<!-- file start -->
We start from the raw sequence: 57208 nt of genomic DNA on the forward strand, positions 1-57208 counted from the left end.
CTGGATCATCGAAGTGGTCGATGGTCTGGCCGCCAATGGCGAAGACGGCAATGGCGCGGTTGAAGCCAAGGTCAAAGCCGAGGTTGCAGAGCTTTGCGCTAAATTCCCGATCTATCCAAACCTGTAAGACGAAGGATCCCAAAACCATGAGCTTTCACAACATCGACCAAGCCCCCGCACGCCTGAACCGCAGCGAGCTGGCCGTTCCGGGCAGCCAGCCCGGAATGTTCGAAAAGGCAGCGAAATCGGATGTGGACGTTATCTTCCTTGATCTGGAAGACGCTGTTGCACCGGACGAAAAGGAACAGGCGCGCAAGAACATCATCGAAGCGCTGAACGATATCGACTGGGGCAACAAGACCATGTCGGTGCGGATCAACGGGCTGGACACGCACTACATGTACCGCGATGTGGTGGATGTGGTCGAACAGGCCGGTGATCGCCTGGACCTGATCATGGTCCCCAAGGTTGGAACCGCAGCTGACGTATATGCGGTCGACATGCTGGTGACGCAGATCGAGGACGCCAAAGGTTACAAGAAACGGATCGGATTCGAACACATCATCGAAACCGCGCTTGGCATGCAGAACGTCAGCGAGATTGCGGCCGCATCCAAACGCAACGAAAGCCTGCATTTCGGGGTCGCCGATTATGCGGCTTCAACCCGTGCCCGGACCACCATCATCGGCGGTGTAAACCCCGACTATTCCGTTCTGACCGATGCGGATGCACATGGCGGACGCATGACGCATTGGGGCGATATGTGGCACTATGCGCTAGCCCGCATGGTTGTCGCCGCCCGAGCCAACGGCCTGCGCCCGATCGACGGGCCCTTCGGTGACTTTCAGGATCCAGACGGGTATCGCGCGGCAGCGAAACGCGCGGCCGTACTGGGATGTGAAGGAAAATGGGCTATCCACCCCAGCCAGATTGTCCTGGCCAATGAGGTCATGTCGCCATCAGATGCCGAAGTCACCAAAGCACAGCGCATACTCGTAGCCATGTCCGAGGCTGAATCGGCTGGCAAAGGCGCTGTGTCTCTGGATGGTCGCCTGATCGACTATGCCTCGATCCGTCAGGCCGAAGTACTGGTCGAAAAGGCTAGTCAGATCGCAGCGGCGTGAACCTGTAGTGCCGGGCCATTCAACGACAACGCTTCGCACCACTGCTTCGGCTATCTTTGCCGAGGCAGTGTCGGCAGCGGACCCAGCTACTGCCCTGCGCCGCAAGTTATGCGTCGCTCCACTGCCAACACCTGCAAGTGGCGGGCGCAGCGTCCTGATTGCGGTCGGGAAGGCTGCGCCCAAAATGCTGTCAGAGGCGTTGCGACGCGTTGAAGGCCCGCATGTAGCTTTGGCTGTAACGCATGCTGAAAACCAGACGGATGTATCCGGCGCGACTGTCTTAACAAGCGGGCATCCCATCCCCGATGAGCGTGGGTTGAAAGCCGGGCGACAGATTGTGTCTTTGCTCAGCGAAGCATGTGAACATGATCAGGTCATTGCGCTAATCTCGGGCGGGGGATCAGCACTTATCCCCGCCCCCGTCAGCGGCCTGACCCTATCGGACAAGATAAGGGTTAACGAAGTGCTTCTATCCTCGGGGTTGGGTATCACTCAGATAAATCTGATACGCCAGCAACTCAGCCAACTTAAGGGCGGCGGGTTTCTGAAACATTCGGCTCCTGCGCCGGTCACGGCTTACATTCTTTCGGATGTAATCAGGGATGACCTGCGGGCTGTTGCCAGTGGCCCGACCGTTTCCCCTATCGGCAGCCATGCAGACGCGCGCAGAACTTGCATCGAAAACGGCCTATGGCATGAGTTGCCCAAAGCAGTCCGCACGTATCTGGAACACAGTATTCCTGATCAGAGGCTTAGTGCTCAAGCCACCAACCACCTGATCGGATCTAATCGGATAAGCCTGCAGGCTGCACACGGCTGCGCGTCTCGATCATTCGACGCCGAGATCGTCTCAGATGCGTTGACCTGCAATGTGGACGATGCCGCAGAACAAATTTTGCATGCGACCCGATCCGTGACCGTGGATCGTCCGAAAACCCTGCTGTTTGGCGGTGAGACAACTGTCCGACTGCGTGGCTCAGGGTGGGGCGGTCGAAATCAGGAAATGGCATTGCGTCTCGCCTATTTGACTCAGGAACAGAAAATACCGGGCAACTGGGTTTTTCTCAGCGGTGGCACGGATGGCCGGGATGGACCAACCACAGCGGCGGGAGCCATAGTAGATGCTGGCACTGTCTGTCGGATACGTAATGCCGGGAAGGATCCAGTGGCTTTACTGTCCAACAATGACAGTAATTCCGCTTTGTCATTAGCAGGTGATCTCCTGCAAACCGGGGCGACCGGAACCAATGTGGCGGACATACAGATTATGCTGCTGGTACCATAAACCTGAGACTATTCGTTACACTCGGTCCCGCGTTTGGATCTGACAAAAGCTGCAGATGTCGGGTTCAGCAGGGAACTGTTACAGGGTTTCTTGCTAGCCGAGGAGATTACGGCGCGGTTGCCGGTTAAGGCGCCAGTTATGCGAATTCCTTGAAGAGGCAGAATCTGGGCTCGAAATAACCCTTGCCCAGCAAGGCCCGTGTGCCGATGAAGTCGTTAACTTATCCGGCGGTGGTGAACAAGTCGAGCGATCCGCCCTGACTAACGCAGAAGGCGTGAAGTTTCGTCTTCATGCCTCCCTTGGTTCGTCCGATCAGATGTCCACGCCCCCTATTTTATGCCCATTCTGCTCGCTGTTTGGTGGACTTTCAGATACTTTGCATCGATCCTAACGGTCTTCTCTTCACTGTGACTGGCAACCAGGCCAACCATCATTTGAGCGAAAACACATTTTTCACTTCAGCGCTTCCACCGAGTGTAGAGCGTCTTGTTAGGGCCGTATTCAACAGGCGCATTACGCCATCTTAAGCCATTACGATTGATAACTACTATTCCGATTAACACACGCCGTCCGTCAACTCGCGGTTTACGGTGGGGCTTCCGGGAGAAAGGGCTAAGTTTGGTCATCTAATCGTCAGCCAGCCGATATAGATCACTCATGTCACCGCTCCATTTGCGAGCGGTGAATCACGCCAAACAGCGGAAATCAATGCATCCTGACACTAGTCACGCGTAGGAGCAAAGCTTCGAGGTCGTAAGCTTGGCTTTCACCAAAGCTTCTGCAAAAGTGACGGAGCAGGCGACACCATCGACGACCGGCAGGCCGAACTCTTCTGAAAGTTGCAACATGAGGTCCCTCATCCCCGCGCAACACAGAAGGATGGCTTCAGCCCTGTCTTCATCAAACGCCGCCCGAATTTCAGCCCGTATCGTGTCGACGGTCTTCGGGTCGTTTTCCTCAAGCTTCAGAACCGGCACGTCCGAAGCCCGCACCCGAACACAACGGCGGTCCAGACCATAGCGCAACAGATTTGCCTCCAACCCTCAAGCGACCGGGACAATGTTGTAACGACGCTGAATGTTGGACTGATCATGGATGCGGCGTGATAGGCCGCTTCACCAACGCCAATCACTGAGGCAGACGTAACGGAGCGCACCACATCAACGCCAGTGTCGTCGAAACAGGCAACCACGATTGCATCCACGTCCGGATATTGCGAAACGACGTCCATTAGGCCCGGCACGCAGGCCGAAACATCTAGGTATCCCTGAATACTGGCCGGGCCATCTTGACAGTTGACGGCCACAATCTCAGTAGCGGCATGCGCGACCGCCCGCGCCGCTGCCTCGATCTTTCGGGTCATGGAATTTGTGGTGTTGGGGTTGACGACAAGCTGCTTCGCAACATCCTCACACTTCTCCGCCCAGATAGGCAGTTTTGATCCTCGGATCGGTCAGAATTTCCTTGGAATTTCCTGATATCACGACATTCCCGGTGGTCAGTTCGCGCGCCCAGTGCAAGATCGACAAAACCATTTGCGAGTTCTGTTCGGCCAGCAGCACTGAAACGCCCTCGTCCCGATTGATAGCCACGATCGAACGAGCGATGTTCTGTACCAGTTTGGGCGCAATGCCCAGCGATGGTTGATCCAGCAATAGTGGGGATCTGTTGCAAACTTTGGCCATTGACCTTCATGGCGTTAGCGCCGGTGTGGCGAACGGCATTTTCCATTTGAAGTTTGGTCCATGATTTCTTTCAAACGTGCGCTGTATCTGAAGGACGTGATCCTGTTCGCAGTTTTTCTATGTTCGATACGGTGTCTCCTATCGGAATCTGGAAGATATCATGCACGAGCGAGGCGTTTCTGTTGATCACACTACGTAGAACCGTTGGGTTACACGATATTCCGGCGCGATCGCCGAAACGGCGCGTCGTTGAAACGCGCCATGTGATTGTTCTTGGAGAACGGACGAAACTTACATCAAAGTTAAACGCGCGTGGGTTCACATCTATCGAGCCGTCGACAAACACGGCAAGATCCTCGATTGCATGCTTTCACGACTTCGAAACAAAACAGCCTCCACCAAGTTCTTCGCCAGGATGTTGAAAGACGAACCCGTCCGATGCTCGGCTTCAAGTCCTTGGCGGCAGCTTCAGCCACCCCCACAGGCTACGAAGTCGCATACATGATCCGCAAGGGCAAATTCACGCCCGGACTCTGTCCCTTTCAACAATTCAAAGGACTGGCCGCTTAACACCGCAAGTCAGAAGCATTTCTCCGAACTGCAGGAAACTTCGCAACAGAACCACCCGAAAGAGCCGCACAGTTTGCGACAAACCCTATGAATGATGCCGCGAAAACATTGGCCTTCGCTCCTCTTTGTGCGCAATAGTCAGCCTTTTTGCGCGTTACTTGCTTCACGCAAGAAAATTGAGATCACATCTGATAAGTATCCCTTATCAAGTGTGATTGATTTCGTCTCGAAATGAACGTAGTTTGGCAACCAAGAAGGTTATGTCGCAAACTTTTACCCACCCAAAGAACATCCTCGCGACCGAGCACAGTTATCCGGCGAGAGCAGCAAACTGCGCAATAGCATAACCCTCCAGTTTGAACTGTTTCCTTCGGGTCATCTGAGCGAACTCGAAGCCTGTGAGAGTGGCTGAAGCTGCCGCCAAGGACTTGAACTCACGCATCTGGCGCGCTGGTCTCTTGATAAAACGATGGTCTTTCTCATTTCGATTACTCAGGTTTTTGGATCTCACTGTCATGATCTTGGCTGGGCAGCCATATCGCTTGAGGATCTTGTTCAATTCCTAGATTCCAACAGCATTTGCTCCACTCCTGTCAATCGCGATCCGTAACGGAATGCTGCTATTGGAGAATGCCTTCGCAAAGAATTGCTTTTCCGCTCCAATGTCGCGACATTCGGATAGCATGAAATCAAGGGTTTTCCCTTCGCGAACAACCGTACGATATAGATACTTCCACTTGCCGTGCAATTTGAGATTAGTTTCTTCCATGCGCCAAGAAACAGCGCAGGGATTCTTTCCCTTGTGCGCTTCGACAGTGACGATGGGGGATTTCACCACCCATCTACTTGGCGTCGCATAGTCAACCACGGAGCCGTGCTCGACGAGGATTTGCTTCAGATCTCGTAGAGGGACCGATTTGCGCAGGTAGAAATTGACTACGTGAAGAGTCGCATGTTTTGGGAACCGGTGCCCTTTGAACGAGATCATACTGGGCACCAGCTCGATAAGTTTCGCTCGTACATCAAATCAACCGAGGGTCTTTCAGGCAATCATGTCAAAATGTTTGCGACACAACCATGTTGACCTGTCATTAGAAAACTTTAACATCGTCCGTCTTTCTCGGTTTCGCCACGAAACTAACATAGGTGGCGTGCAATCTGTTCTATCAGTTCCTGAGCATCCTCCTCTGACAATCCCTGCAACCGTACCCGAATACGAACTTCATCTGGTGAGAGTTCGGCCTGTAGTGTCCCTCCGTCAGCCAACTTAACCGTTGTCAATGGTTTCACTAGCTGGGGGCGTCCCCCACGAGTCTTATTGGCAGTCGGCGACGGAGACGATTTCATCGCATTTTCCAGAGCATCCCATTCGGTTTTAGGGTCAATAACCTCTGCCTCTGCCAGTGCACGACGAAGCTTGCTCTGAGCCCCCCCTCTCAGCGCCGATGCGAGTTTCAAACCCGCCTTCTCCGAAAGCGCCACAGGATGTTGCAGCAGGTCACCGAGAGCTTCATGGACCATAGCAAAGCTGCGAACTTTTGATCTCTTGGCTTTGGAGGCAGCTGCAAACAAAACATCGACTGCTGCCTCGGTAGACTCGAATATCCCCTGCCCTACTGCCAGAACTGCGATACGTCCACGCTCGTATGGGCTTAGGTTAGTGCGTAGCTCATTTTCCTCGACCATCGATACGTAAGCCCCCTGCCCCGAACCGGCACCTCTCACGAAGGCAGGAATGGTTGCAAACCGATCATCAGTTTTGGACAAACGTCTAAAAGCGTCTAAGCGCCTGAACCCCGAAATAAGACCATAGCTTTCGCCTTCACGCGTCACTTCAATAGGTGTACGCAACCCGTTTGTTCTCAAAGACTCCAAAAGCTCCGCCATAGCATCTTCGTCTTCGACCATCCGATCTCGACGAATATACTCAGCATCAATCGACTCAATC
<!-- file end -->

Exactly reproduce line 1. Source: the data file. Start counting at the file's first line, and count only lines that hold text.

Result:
We start from the raw sequence: 57208 nt of genomic DNA on the forward strand, positions 1-57208 counted from the left end.